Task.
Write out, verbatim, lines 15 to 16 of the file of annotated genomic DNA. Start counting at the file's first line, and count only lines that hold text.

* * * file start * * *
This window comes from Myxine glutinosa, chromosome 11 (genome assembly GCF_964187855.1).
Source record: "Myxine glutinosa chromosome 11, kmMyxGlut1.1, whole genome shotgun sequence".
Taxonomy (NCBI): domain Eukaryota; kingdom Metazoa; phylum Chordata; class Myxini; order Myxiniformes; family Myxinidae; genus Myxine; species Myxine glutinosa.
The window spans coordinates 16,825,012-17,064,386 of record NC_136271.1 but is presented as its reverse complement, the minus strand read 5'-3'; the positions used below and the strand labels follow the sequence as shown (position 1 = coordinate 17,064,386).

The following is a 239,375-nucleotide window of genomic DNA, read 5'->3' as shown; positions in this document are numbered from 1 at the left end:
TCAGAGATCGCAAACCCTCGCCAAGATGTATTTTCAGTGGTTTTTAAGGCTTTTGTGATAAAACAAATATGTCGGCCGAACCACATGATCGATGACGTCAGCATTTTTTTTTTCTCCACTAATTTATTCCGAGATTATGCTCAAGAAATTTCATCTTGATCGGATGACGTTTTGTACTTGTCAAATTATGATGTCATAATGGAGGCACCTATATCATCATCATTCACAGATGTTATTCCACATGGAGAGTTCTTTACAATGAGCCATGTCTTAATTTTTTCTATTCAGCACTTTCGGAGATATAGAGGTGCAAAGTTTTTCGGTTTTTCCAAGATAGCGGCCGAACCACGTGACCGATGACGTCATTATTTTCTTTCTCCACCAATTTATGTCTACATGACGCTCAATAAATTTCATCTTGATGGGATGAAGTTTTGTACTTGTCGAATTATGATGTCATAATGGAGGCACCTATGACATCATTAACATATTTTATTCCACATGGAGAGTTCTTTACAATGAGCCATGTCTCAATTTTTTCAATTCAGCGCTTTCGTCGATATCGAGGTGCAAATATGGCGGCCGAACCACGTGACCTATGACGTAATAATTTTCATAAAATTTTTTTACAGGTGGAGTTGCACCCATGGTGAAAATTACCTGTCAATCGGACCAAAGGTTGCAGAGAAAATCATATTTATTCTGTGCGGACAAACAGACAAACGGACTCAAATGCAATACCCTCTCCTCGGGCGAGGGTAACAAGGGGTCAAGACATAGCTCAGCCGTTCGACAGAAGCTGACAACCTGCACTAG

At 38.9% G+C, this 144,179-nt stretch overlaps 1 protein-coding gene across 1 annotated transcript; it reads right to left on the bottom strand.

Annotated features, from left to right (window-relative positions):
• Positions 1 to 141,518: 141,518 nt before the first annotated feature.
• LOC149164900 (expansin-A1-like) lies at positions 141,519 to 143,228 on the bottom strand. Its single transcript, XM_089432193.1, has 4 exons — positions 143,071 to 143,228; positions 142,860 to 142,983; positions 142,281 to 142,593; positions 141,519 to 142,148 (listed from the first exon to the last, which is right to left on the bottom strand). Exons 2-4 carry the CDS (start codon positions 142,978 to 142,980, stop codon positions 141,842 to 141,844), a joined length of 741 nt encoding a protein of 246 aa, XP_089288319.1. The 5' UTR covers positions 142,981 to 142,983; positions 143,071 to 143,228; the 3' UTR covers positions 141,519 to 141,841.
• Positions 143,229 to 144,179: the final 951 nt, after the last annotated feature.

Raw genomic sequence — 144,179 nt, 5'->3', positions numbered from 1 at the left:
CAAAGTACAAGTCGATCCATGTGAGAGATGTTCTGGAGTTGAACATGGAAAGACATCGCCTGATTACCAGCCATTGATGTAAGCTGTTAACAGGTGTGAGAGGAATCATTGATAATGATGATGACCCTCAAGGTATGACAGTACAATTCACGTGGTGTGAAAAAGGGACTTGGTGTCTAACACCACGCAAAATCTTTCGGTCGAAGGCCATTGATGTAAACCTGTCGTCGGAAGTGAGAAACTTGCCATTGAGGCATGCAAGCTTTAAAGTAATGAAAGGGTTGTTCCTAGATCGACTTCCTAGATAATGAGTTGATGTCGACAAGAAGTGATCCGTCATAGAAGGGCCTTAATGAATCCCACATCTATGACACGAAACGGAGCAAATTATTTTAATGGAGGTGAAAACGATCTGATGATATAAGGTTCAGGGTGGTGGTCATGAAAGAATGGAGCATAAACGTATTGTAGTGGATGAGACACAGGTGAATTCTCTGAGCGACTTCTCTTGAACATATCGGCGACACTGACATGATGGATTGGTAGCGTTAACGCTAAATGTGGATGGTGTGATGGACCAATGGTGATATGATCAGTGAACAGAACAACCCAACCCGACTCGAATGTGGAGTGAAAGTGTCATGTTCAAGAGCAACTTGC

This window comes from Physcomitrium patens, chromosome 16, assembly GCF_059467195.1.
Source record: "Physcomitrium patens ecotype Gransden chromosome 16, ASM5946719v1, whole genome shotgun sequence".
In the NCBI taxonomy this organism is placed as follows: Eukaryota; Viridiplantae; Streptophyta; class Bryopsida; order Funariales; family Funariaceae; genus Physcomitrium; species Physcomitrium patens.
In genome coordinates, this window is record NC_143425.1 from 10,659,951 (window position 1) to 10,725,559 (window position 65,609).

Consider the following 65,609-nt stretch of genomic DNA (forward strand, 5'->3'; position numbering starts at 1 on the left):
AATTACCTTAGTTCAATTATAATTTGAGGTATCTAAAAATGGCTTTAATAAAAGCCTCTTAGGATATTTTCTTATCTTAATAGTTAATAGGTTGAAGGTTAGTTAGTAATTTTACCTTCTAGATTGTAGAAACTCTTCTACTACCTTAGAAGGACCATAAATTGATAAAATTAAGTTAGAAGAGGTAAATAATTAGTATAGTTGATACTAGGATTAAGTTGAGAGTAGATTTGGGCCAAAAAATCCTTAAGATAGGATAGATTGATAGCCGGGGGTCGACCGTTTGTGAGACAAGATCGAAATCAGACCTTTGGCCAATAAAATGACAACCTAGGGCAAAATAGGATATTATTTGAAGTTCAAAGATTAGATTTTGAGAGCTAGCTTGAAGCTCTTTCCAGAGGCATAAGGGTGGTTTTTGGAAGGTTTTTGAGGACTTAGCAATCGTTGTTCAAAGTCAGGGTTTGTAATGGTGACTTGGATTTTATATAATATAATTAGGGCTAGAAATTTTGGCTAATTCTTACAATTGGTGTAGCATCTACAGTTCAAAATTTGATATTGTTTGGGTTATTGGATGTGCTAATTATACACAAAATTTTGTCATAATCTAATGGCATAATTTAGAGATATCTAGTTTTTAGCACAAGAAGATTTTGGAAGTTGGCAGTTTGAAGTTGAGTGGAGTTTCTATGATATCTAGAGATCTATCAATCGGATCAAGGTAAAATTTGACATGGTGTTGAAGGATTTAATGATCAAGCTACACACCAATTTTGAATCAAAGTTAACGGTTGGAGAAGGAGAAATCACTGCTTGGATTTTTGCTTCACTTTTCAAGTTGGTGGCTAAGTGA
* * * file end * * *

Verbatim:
Source record: "Physcomitrium patens ecotype Gransden chromosome 16, ASM5946719v1, whole genome shotgun sequence".
In the NCBI taxonomy this organism is placed as follows: Eukaryota; Viridiplantae; Streptophyta; class Bryopsida; order Funariales; family Funariaceae; genus Physcomitrium; species Physcomitrium patens.